New data published by the AA suggests that the price of charging an electric car has fallen by as much as 8% since December, but that drivers need to be more aware of an increasing variance between peak and off-peak rates even at low power chargers.
The AA says that the typical cost of slow charging a car publicly, at an older 7kW charging point or a lamppost charger, is now more or less on par with the rate you’ll pay to charge a car domestically via an installed 7kW wallbox - though only during off-peak hours.
A January average flat rate of 34p per kWh for both domestic and slow charging options means that the average price to charge a small family electric car (in the AA’s example, a Vauxhall Corsa Electric with a 50kWh battery) to 80% stands at a around £13.60. But the AA was points out that drivers need to be more aware than ever of the costs of charging at peak hours, given that more charging providers are beginning to introduce peak and off-peak rates.
Using a slow charger at peak times could cost more than double the price of charging off-peak, with a January average of 72p per kWh slingshotting the price of charging that same Corsa Electric to an average of £28.80.
That’s a figure that eclipses the cost of rapid and ultra-rapid charging at off-peak times. Electricity from rapid points (defined as chargers ranging from 23-100kW in power) averaged a cost of 57p per kWh off-peak, while ultra-rapid chargers capable of charging at a rate of 101kW average 60p per kWh.
In fact, even at peak times there’s little difference between slow charging and rapid charging in terms of price - rapid options on average only 3p per kWh more expensive. As a price-per-mile equation, driving an electric car will still work out cheaper than running an equivalent petrol one, provided you don’t exclusively use rapid chargers. The AA recommends that all drivers should check the price per kWh of any charging station before plugging in, where this is possible.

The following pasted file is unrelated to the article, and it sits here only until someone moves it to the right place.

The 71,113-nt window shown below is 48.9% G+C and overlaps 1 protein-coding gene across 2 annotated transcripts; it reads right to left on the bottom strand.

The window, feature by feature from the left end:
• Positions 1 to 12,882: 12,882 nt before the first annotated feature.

Jack Cousens, head of roads policy & EV charging at the AA, said; “The slight fall in electricity prices has been reflected in the flat rate prices EV drivers pay. The speed in which the prices fell is encouraging and hopefully means the ‘rocket and feather’ approach to wholesale costs experienced in petrol prices won’t be adopted by charge point operators.
“However, we believe OFGEM needs to keep a watchful eye on peak rate costs to ensure they don’t escalate to the point where it puts drivers off using them. Whilst we understand the reasons why peak rates exist, the price needs to be reasonable in relation to the speed of charge.”